U.S. Rep. Joe Neguse speaks at an event celebrating the establishment of the Camp Hale-Continental Divide National Monument near Leadville on Oct. 12, 2022. (Chase Woodruff/Colorado Newsline)
The site of a World War II training camp nestled high in the Continental Divide is officially Colorado’s newest national monument and the first to be created under President Joe Biden’s administration.
Flanked by Colorado’s top elected officials and veterans of the U.S. Army’s 10th Mountain Division, Biden signed a proclamation establishing the Camp Hale-Continental Divide National Monument in a ceremony held at the former training ground, located outside Leadville.
“When you think about the natural beauty of Colorado and the history of our country, you find it here,” Biden said. “Soaring peaks and steep canyons. Black bears, bald eagles, moose, mountain lions. Water falls, pristine rivers, alpine lakes. The scent of wildflowers at the right time of the year.”
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Camp Hale was built in 1942 as a training site for elite mountaineering troops, who were given instruction in climbing, skiing and cold-weather survival. Soldiers of the 10th Mountain Division, who dubbed the site “Camp Hell” for its grueling conditions, went on to play a critical role in the fight against Nazi troops in the mountains of northern Italy in early 1945.
The camp also proved pivotal in the history of skiing in Colorado. In the years after the war, many 10th Mountain Division veterans returned to the Rocky Mountains and, with the skills they’d learned at Camp Hale, helped build the state’s growing alpine skiing industry.
“Theirs is an extraordinary story,” said U.S. Sen. Michael Bennet, a Democrat who has championed protections for Camp Hale for a decade. “A deeply Colorado story, I think, Mr. President, of service, vision, entrepreneurship and an abiding connection to the outdoors and our public lands.”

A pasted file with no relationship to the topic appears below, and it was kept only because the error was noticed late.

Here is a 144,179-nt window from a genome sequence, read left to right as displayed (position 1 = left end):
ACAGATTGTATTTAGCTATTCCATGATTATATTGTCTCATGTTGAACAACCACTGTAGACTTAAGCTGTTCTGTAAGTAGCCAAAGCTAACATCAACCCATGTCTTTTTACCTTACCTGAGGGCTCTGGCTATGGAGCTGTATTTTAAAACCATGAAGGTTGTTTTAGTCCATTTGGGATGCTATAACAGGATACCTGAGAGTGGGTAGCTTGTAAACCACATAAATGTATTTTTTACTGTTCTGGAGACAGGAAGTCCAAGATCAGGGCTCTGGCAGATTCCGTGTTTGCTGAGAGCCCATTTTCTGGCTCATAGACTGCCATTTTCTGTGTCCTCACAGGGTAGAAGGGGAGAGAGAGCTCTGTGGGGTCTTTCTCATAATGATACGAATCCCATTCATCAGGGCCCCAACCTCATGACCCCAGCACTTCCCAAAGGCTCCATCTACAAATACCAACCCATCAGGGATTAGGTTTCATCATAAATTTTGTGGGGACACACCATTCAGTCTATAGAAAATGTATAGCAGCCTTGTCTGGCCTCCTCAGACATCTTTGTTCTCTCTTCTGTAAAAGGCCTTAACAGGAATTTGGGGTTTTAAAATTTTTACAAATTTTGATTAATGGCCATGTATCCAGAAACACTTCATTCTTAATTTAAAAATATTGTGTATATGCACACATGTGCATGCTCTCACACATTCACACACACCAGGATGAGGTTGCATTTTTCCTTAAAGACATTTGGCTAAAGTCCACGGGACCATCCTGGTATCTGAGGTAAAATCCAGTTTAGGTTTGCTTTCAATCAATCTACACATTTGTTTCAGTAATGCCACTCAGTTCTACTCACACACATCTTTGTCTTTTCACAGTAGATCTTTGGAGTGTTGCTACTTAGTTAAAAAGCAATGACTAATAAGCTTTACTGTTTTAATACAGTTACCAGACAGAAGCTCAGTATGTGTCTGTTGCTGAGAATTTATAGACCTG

Biden proclaimed the Camp Hale-Continental Divide National Monument using his authority under the Antiquities Act, the first time he has done so to establish a new monument. Last year, he used his authority to reestablish protections for the Bears Ears and Grand Staircase-Escalante monuments in Utah.
Roughly half of Colorado’s new monument will consist of a noncontiguous area to the east of Camp Hale, in the Tenmile Range south of Frisco, for a total of 53,804 protected acres. Protections for the two areas were a part of the Colorado Outdoor Recreation Economy — or CORE — Act, a Democratic-sponsored bill that has repeatedly passed the House of Representatives only to be blocked by Republicans in the Senate.
Biden also on Wednesday announced plans for a 20-year withdrawal of 220,000 acres in the Western Slope’s Thompson Divide area from oil and gas leasing. A permanent withdrawal was sought in the CORE Act.
Fate of the CORE Act
Other CORE Act components, however — including wilderness protections for several areas in the San Juan Mountains — remain in limbo, with little apparent chance of overcoming a GOP filibuster in the Senate. Democratic U.S. Sen. John Hickenlooper, however, said that Democrats hadn’t given up on the bill.